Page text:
Annie France Noël is an artist and a photographer from Caraquet (NB). She studied analog photography at the Université de Moncton. Visceral in nature, Annie’s work explores themes of vulnerability and isolation. She is also interested in dynamics surrounding the creation and consumption of images in a digital era as well as the emotionality associated to the photographic object.
She has exhibited in a number of venues such as the Beaverbrook Provincial Art Gallery (2015) following a residency in Finland. Annie France is an active member of the cultural community of Moncton and sits on the board of directors of the FICFA and of CARFAC Maritimes. She is currently co-director of Galerie Sans Nom.
Sydney Lancaster is an Edmonton-based multidisciplinary artist and writer. Her work has been presented in solo and group exhibitions in public, artist-run, and commercial galleries in Alberta, BC, Ontario, Quebec, and Newfoundland. Lancaster has held residencies at Harcourt House (AB), Gros Morne National Park (NL), Red Rabbit (NS), Quarters Arts Society (AB), Ruth Carse Centre for Dance (AB), and Main & Station (NS). She has received support for her work from the Edmonton Arts Council, the Edmonton Heritage Council, the Alberta Foundation for the Arts, and the Canada Council (through the Art in the Park program). Her practice considers the intersection of place, objects, memory, and time, and includes site-specific installation and sculpture, photography, video and audio works, printmaking, and mixed media/found object assemblage. Sydney has worked in Artist-Run Culture ((Latitude 53), and been an advocate, volunteer, and board member for various organizations supporting human/LGBTQ2S rights, housing & homelessness advocacy, and artists’ rights over the last 33 years, including past Advocacy Director and Past President of Visual Arts Alberta – CARFAC.
Alejandro is an independent visual and interdisciplinary artist, curator and consultant in Arts and Culture. His leadership as an arts administrator include the renovation of an old theatre, public performances, lectures and public speaking. In Puerto Rico, as a young artist, he won awards for his sculptural and illustration work.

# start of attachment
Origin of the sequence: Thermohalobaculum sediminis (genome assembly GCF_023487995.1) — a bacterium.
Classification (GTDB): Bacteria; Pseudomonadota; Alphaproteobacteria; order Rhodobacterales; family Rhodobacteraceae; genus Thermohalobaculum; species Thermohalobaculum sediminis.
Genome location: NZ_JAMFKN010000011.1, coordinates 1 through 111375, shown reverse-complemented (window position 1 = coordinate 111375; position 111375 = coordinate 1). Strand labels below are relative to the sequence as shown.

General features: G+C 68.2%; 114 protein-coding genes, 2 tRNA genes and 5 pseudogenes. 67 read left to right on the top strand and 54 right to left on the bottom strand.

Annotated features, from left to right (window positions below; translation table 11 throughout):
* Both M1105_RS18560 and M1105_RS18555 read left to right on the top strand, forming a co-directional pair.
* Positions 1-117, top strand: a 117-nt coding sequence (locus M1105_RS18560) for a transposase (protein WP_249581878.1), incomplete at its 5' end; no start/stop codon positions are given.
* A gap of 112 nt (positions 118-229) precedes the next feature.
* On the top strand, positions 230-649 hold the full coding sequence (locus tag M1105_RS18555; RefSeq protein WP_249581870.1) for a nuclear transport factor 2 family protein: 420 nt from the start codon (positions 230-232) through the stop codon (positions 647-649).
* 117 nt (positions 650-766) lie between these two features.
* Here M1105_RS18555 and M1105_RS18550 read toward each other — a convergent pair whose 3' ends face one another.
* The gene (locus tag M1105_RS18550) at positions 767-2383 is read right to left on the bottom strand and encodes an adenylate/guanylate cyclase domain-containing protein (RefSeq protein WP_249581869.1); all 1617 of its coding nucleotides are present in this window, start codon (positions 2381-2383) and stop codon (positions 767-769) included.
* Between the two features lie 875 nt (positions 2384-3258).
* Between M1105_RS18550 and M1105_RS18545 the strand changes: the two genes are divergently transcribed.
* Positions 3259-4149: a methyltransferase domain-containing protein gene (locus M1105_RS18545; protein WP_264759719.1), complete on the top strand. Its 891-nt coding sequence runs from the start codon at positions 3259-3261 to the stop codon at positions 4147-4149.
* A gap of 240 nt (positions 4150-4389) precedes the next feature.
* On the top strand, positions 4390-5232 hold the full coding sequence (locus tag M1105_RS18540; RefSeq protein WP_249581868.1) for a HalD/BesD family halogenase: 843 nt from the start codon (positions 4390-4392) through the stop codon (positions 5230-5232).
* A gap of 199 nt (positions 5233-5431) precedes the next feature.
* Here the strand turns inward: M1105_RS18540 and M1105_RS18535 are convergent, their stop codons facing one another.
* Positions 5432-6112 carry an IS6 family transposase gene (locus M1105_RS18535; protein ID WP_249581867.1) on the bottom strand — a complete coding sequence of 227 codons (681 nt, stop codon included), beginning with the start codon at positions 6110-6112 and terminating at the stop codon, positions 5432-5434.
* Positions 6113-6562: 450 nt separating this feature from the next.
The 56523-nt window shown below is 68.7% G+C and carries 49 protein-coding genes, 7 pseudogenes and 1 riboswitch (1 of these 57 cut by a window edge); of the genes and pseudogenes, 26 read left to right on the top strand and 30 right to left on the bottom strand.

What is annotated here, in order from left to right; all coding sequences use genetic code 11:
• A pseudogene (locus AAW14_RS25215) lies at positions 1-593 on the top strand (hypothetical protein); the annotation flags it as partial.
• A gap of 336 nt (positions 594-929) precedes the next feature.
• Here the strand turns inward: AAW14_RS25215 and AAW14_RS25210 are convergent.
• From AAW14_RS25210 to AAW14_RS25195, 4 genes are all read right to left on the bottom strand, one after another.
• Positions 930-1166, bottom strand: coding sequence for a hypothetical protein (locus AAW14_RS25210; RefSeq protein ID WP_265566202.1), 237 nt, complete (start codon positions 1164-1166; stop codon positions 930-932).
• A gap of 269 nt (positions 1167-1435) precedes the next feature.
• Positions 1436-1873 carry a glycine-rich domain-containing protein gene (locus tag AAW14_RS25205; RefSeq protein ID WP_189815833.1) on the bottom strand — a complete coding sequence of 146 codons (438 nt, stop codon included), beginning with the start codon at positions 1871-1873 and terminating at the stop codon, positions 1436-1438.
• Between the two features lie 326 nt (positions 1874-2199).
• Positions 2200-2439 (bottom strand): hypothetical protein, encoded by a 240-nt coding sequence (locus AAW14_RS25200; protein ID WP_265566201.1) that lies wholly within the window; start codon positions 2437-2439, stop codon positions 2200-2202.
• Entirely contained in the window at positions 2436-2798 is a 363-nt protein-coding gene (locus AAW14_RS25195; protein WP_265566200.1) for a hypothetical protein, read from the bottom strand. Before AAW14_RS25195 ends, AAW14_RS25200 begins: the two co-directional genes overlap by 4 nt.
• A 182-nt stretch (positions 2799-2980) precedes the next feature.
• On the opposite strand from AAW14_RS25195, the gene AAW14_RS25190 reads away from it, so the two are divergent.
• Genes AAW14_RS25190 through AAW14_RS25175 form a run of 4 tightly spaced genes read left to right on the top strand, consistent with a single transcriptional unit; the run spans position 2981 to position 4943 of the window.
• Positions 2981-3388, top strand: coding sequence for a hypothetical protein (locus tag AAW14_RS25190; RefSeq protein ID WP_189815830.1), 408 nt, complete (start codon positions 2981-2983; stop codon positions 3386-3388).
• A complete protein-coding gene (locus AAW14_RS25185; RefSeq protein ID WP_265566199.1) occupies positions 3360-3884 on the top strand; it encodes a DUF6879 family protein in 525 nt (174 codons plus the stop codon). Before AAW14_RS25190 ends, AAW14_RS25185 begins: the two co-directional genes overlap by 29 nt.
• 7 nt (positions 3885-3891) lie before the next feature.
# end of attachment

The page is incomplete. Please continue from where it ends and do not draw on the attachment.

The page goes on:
In Saskatoon, Saskatchewan, Canada, he was Artist in Resident for the Cultural Capitals Project 2006 – 2007, and later at King George Community School in 2007- 2008.
His work explore anonymous interventions, social activism, cultural resistance, photography, painting and poetry with the concepts of identity, post-colonialism, prophecy, construction and perceptions of reality.
Alejandro is a full time Artist, facilitator, art administrator and instructor.
Alejandro exhibits in Puerto Rico, USA and Canada. Some of his works are in private collections in Bolivia, Canada, China, Colombia, Dominican Republic, Mexico, Puerto Rico, Spain and the United States. Many of his photographic work has been published in different newspapers and magazines. He is also the Public Arts Consultant for the city of Saskatoon, President of Carfac Saskatchewan and a member of the board of directors of Creative City Network of Canada and Dance Saskatchewan.
April Britski has an MA in Canadian Art History from Carleton University, and a BA in Art History and Studio Art from the University of Saskatchewan. She joined the staff of CARFAC National in 2005. She has worked and volunteered as an art educator, curator, and arts administrator since 1998, and has served on the board of directors of Galerie SAW Gallery, the Canadian Senior Artist Resource Network, and the Coalition for Cultural Diversity. She is a co-founder of Artists Legal Services Ottawa, and the Visual Arts Alliance. In 2010, she spent five months working in the UK, researching how the Artist’s Resale Right is applied internationally. During her time in Europe, she worked on secondment with various visual arts organizations, including Artquest, the Design and Artists Copyright Society, and Artists’ Interaction and Representation (AIR).
Renuka Bauri has a B.A. (Honours) in Film Studies and English Language and Literature, as well as her M.A. in Film Studies from Carleton University. At Carleton, she was the TA Mentor for Carleton’s School for Studies in Art and Culture department and co-organized a symposium that featured talks by the Artistic and Executive Directors of the Canadian Film Institute, Toronto International Film Festival and the Ottawa International Animation Festival. Renuka is one of the Programmers for Ottawa’s Cellar Door Film Festival, as well as a juror for Mirror Mountain Film Festival and the Marketing and Fundraising manager for the Ottawa Symphony Orchestra. She is also a member of SAW Video Media Art Centre’s Fundraising Committee and Board of Directors, actively assisting and managing events and fundraisers.